Once we finished our drinks, we headed over to the Vimeo Theatre to see Robert Rodriguez's pilot for his new From Dusk Till Dawn series. Rodriguez recently acquired his own cable television station which he named "El Rey" and to kick off the network, he is re-booting his and Tarantino's cult classic "From Dusk Till Dawn" as a TV series. I'm not just saying this because I'm a Rodriguez fan -- it was really good. I even auditioned for one of the roles that showed up in this pilot episode, and I didn't even fall into that dangerous "would it have been better if I had gotten the role" place because I just loved it. It was fast paced, interesting, dynamic and so totally Rodriguez. The thing I love most about Robert Rodriguez is his "do it yourself" mentality. Every time I've heard him speak, he's always preaching "you can't walk through somebody else's door, you have to open your own." This is something we've carried with us throughout the inception of TurtleDove Films. You can't wait for someone else to tell you you're good enough. Get off your ass and do what you want to do. If its good, people will talk. You will make it. This is only the beginning. All of that stuff. That's what Rodriguez is all about and why I admire him so much. Since I admire him so much, I dragged Duncan down to the stage after the Q&A was over to introduce myself to him. Being an Austinite, I've seen him on panels, at festivals, etc, etc several times, but never wanted to bother him. But you know, after both the Bateman session and the Rodriguez Q&A (both which basically encouraged us filmmakers to be assertive and go for what you want) I just said "screw it" and went down there to shake his hand. This is (verbatim) how it went down:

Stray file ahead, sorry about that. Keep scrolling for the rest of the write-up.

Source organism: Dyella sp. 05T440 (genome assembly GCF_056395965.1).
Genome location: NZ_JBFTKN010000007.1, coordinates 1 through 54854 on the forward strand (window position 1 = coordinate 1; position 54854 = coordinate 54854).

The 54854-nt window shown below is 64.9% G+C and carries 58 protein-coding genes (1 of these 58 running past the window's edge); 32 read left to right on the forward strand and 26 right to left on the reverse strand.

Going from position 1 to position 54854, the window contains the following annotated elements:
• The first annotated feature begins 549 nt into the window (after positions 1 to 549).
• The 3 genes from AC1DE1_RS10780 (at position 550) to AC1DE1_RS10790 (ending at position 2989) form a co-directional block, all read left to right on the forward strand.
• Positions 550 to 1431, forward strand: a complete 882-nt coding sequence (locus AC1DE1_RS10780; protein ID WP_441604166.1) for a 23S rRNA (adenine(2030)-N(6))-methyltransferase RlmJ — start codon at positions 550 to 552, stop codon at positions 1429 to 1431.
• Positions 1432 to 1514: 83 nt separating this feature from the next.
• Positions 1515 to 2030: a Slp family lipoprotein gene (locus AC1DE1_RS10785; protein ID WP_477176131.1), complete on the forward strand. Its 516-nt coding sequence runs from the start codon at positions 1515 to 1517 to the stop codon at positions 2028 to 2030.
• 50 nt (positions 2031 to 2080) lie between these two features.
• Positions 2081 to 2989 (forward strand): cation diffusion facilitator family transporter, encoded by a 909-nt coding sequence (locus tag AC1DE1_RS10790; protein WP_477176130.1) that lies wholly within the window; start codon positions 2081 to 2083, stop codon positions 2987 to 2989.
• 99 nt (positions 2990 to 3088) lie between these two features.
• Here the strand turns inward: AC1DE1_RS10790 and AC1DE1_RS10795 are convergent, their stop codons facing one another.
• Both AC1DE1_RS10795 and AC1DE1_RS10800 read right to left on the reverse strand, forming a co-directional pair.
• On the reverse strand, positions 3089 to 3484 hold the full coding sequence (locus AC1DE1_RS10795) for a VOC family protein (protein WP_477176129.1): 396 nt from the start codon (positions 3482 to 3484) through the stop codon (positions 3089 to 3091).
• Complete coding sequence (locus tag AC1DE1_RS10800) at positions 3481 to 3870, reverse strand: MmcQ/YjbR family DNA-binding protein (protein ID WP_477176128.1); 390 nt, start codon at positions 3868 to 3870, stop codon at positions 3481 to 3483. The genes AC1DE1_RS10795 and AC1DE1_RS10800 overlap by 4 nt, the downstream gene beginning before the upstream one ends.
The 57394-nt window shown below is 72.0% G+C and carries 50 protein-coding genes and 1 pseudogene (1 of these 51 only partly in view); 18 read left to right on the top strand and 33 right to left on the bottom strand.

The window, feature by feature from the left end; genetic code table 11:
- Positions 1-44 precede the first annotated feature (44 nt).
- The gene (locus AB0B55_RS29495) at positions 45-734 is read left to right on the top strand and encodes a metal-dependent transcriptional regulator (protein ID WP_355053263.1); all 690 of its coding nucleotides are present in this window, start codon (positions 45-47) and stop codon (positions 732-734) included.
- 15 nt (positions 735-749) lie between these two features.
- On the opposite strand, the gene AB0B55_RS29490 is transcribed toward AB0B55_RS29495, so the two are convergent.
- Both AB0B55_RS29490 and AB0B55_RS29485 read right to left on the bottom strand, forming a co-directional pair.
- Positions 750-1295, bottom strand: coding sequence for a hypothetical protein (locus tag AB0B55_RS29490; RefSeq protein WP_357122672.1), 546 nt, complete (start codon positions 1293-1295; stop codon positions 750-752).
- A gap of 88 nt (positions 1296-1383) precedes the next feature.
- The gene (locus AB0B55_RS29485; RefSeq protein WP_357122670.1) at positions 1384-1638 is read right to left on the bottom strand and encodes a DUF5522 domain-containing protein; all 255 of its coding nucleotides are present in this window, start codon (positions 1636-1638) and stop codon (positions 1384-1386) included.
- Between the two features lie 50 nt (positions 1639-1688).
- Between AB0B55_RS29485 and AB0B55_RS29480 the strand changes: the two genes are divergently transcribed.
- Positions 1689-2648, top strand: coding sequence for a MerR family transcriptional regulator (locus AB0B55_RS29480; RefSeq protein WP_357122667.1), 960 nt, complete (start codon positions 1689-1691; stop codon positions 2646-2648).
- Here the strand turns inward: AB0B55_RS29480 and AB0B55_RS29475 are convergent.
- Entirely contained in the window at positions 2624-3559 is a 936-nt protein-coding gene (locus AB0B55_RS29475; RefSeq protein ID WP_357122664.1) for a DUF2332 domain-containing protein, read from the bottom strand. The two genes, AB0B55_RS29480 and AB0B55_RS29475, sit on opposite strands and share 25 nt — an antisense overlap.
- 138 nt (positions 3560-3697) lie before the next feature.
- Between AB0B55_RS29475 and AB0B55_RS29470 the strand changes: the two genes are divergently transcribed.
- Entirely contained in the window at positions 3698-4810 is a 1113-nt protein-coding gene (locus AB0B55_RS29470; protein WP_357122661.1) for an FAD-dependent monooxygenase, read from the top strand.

Me: Hi Robert, I'm an aspiring director, so its really inspiring to hear you speak.
RR: Keep at it, we need more female directors.
So. Yeah. That was awesome. Bonus: here's a picture of us:
As if our day hadn't been already super fun and inspiring, we headed out of South By territory to a screening of one of our own films. We were booked to open the first "Stomin' Grounds Film Festival" an alternative South By South West Fest. We didn't submit to South By this year, so it was a fun surprise to get to screen during this time anyway. We showed our film, "The Catch" (https://vimeo.com/80720328) which was perfect for the grungy bar setting. We were happy with the turn out and got to spread the TurtleDove word a little further.
You thought I was done, didn't you. HA. Yeah, so immediately following our screening, we trucked our asses back downtown in the pouring rain to see the world premiere of our friend, Charles Rogers', feature film called "Fort Tilden." It was one of the 8 films in the Narrative Competition, and let me tell you, there is a reason. It was witty, original, fun and well produced. Let's just say that its really nice when you don't have to lie to your friend about their work being good. Because it was. Really really good. Big congratulations to Charles and the crew: crossing our fingers you guys get distribution out of this!
We ended the night at a private Fort Tilden after party where we got to congratulate our friends, meet some of the cast and crew we hadn't met before and just relax a little. It was super fun and although we didn't get home until 2am, it was well worth it.
That being said, our late night combined with the time change definitely lead to us skipping a couple of things this morning we had been planning on seeing. We still have plenty to do, however. On the docket for today: two panels lead by Dana Brunetti, one of Duncan's favorite people in the industry, a screening (Obvious Child) and a SXComedy party where we may just get to mingle with some UCB people. Stay tuned! xoxo.